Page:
Sunday, November 21, 2010

Gluten Free in France, Part II (Alsace)

A day or two after arriving in Paris, my friend and I took a trip out to Alsace for a couple days.  I went to France to visit this friend from college, and she is also originally from the Midwest, like me.  I mention that to explain how we came up with the idea of going to Alsace.  We both have ancestral lines that originate in Alsace-Lorriane.  She had never visited Alsace, and we thought it might be fun.  And of course, it was.

Alsace is on the eastern edge of France, bordering Germany.  In fact, Alsace-Lorraine has historically been both part of Germany and France.  Lots of war, fighting for territory, in this area, for thousands of years.  My aunt told me that our ancestors, the Voniers, would be at the dinner table and hear fighting, they'd gather up all the food in the tablecloth and go hide out until it was over.  A young lady in a bar that we talked to said that her Alsatian grandfather had been forced to fight for the Nazis in World War II.  Hard times for these people.  You can start to see the allure of an Ohio farm life...

When we got into Strasbourg, we went out to find dinner.  After a little walking around the square, we found a restaurant.  I got something that is a traditional Alsatian meal, called "Choucroute Alsacienne."  You don't see any resemblance to German food, do you?

I was glad to find something without bread, flour, you know.  But I sort of thought to myself, "where are the vegetables?"

That was the first evening.  The next day we were off to the Route du Vin (Wine Route--it's a country drive through the small winery towns of the region, and it's beautiful!).  But not until we had a big breakfast of an omelette.  You can find omelets most everywhere.  This one was pretty good, if not a little bit salty.

So we picked up our rental car and got going to the Wine Route.  We saw villages, wineries, churches, cathedrals, castles, vineyards, and it was breathtaking.  We stopped in the little village of Barr, and found a home cooking restaurant.  Just one young lady was waiting on the whole restaurant.  It was very popular!  We said our usual, "Mon amie a une allergie au blé" (or, "j'ai une allergie au blé") and we asked if the fish was made without blé.  The kind lady came back and said, it had wheat in the sauce, but they would make sauce without wheat just for me.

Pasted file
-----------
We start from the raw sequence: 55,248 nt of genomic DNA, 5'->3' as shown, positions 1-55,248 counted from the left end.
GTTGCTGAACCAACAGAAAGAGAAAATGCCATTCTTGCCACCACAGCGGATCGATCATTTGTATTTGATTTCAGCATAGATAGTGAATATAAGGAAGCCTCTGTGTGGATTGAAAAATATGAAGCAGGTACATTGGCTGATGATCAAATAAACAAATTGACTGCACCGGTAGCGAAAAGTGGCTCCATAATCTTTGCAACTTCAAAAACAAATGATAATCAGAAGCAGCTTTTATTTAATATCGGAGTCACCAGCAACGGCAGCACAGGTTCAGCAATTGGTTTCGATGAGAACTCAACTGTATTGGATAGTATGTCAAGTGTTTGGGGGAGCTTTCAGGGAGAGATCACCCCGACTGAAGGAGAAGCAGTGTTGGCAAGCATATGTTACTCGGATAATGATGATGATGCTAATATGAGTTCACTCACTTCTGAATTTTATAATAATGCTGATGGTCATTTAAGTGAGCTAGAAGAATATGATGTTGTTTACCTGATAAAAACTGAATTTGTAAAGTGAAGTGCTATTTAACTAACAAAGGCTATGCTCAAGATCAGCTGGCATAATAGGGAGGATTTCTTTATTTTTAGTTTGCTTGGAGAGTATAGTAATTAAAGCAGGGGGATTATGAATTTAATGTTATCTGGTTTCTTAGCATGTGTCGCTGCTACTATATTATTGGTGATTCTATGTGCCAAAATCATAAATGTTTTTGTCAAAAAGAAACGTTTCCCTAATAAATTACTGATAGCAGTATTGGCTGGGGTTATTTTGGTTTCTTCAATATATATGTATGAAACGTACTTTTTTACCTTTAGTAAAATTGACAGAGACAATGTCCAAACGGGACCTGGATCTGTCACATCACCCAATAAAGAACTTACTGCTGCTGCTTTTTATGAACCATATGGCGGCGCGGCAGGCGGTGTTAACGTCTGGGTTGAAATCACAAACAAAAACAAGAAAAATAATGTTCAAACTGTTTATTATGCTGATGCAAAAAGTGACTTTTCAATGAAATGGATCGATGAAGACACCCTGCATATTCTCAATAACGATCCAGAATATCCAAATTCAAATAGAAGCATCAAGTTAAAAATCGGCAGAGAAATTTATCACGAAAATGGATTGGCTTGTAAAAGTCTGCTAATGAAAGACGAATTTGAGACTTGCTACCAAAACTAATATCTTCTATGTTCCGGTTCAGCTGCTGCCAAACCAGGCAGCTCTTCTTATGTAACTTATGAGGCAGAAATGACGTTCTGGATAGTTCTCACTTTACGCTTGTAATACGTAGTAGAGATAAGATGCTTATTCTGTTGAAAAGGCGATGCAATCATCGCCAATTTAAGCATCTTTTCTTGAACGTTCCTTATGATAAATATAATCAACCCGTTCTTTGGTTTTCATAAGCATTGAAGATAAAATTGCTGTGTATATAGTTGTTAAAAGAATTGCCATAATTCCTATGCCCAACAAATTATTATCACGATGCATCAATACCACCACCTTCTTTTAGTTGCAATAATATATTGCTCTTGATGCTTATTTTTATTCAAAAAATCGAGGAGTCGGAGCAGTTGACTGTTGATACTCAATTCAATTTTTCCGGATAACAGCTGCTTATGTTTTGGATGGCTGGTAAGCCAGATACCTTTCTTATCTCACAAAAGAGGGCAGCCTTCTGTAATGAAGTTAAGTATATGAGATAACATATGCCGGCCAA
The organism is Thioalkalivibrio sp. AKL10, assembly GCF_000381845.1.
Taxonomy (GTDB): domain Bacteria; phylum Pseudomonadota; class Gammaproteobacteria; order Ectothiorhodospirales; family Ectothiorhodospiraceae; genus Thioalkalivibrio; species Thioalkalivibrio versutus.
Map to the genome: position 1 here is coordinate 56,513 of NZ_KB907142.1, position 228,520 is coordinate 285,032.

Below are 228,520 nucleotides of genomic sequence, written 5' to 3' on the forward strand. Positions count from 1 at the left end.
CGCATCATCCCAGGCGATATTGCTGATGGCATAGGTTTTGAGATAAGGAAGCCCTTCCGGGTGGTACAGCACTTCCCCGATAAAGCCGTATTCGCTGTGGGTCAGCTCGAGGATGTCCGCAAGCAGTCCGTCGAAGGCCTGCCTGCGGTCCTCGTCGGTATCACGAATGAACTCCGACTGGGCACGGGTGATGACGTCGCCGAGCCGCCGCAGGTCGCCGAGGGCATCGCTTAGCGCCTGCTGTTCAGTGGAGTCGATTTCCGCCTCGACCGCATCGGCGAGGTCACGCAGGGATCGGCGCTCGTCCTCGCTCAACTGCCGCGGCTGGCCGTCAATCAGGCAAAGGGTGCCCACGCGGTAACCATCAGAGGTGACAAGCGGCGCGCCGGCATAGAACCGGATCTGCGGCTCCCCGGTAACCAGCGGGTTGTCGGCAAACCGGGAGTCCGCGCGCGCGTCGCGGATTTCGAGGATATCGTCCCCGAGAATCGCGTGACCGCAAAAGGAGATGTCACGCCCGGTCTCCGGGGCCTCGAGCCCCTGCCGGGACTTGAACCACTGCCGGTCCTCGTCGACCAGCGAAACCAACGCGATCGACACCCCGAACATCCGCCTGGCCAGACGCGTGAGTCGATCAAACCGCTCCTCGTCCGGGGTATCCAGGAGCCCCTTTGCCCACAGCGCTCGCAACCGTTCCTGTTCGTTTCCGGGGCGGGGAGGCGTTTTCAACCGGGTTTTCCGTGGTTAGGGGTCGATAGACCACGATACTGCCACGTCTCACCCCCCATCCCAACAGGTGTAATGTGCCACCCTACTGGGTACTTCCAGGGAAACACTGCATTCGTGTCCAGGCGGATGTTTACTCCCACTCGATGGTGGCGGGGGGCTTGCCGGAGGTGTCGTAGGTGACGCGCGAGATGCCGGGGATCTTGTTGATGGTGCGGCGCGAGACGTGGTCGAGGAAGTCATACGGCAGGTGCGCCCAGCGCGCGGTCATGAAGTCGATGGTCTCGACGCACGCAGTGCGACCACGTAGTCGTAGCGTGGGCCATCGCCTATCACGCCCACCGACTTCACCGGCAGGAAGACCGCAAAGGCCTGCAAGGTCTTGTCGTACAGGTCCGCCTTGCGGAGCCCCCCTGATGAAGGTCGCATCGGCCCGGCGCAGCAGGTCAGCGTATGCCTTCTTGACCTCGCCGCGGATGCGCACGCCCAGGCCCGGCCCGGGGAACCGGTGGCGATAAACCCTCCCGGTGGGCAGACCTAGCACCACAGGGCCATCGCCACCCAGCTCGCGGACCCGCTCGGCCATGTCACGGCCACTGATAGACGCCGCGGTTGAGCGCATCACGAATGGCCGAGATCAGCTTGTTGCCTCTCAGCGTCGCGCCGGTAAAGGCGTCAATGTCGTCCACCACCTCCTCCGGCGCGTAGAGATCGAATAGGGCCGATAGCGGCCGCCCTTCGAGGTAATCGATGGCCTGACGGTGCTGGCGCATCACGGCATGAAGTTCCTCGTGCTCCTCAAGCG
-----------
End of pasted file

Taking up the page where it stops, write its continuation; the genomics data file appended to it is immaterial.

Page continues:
Oh my god!  How nice!

Here's a pic of my meal.  I think it might have been my favorite meal of the trip:
After we left the restaurant, delighting in the niceness of the people we were meeting, we stopped at a bakery and I got a big bag of meringues, which I proceeded to eat in the rental car, leaving a white powdery dust all over!  Meringues are made with egg whites and sugar, so there are no gluten ingredients.  It might be possible to be cross-contaminated because they are made at a bakery.  But I am VERY sensitive, and I never had a problem with them.

So, I could find restaurant meals, bakery goods--what more could a hungry celiac want, anyway?


  1. I'm so glad you were able to travel, eat well, and not get sick. The fear of getting sick from gluten makes me nervous about future travels, so I love hearing stories like this, that it can be done.

  2. Food, family history, no gluten, sounds wonderful.